Postrecession Gentrification in New York City - Jason Hackworth, University of Toronto
Urban Affairs Review, Vol. 37, No. 6, 815-843 (2002)
Although multiple authors have identified changes to gentrification since the early 1990s recession, there is not yet a composite sketch of the process in its contemporary form. The author synthesizes the growing body of literature on postrecession gentrification and explores its manifestation in three New York City neighborhoods. The literature points to four fundamental changes in the way that gentrification works. First, corporate developers are now more common initial gentrifiers than before. Second, the state, at various levels, is fueling the process more directly than in the past. Third, anti-gentrification social movements have been marginalized within the urban political sphere.

Urban Renewal to Gentrification: Artists, Cultural Capital and the Remaking of the Central City - Aaron Shkuda, Dissertation Abstract:
While scholars have explored the contemporary state of gentrification and its consequences, few have examined its historical roots. Gentrification was not simply the result of an inevitable movement of capital from areas of high value to low, nor was it the unavoidable consequence of the dislike of certain groups for suburban living. Artists, politicians, entrepreneurs and investors created the process that we know today as gentrification in New York’s SoHo (SOuth of HOuston) neighborhood in the late 1960s and 1970s. These groups shaped a new form of urban development where declining industrial areas were converted into new use without costly urban renewal projects. Yet, this process relied on the migration of low-income minority workers away from the city. Gentrification relied on the labor and creativity of artists, the success and popularity of New York art, the city’s deindustrialization and a political climate that favored residential development at a time of perceived crisis. Gentrification occurred because artists created a new type of housing, the loft, in buildings that industries abandoned. The increased demand for lofts encouraged real estate investment and, ultimately, a city policy that allowed for gentrification of other loft areas throughout the city.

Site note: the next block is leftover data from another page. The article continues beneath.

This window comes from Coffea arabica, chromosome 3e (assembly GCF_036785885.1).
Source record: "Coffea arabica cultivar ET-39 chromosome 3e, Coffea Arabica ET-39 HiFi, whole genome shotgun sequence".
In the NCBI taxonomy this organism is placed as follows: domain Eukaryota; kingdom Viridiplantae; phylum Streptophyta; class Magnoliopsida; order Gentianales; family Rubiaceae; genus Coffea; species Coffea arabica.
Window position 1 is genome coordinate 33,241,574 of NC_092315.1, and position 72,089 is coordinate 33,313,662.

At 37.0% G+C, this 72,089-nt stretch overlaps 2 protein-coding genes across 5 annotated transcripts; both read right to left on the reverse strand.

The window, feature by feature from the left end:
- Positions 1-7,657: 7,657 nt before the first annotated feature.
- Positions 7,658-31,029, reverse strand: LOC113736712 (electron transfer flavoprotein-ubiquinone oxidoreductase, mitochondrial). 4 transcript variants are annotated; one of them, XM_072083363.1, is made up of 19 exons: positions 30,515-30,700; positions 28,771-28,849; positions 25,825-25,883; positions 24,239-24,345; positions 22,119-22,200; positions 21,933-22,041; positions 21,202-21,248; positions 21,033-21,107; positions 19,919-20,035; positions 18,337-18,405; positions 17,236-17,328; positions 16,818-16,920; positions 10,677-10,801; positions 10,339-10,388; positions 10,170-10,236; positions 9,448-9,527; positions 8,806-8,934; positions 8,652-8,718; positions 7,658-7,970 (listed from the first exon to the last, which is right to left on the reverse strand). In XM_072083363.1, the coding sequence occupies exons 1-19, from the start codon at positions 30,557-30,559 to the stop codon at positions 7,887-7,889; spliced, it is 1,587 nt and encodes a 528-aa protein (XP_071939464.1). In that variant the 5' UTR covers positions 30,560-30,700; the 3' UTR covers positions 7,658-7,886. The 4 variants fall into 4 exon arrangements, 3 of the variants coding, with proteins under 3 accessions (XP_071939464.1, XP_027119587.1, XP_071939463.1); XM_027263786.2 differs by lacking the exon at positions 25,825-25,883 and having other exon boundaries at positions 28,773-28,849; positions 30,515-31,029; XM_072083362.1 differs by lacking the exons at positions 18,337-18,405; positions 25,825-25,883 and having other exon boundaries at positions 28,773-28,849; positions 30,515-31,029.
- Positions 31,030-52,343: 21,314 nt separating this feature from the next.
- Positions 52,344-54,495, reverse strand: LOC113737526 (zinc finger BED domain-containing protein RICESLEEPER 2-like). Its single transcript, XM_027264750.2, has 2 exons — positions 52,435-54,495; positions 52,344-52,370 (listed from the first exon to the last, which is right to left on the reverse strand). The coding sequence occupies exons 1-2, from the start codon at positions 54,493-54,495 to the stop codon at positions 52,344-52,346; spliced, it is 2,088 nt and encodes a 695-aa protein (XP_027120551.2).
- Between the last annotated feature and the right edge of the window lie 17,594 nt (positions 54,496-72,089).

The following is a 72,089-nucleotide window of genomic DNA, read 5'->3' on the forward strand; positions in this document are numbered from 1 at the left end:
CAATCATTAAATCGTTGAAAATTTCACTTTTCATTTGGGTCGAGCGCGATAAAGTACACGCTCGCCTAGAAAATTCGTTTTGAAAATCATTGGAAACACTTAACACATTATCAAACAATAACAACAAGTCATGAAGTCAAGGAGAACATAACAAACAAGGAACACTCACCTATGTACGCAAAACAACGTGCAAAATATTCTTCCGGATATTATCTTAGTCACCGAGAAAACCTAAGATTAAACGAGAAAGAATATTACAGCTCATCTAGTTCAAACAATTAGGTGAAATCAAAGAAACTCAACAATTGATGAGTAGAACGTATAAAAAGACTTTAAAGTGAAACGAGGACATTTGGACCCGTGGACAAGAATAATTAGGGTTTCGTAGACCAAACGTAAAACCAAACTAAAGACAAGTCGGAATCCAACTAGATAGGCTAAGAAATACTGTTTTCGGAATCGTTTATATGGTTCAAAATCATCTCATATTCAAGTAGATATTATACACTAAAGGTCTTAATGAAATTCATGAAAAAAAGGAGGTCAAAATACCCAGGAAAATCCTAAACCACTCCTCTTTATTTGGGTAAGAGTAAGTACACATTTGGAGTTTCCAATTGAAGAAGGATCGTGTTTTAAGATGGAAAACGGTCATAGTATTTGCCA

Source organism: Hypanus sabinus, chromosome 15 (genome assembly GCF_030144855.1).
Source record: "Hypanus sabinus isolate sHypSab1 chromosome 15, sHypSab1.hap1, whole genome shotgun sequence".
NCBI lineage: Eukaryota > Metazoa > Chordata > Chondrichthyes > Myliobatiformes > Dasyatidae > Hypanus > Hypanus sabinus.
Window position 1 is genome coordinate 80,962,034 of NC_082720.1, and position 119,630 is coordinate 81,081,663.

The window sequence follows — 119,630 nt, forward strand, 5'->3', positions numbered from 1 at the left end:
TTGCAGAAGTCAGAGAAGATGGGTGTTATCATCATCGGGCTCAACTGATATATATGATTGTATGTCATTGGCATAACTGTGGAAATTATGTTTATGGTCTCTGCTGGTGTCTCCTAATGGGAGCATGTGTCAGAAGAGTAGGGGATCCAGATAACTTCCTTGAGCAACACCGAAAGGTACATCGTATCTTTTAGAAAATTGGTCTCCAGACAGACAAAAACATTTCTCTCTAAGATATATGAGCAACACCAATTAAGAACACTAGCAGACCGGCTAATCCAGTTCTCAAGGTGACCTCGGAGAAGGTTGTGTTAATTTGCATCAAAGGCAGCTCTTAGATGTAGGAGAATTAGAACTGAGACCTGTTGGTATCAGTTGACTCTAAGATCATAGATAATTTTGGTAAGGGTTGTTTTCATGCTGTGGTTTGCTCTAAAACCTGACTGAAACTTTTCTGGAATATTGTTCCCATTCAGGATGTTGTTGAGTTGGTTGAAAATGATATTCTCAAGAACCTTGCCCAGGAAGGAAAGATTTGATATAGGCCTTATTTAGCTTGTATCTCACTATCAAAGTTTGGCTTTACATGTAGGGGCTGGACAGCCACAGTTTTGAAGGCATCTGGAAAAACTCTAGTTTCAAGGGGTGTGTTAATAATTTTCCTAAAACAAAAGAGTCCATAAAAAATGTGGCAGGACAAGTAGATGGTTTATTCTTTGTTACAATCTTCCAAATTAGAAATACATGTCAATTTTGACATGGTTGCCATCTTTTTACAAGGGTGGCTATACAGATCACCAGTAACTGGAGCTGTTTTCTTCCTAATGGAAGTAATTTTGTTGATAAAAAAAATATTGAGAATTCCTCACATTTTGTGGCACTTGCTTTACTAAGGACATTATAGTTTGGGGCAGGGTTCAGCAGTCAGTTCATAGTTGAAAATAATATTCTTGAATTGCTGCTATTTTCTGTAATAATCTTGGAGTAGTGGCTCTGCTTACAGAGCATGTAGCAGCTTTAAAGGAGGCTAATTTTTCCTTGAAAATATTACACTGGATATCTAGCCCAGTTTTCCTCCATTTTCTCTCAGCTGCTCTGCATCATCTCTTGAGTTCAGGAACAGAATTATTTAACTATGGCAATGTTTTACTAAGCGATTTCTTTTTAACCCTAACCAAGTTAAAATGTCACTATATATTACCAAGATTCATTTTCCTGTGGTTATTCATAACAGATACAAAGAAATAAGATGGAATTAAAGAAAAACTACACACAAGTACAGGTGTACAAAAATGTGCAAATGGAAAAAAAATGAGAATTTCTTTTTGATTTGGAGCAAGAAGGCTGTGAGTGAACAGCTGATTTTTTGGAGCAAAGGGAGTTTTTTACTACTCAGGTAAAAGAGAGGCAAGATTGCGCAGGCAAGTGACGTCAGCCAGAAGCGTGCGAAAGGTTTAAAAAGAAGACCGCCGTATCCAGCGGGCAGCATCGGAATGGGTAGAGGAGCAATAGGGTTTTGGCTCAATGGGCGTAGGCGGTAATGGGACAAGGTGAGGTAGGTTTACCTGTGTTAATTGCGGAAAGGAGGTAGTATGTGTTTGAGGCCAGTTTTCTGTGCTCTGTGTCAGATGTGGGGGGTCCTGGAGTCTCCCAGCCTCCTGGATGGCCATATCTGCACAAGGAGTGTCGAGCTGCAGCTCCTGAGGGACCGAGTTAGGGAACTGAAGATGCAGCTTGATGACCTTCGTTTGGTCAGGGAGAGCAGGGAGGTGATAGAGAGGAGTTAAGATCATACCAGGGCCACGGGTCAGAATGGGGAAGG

The Determinants of Gentrification - Jed Kolko, Public Policy Institute of California
Abstract: This paper assesses why lower-income urban neighborhoods gentrify. Over the period 1980-2000, gentrification was more likely in Census tracts that are closer to the city center and have older housing stock, consistent with theoretical predictions from classic urban models and with other recent empirical work on gentrification.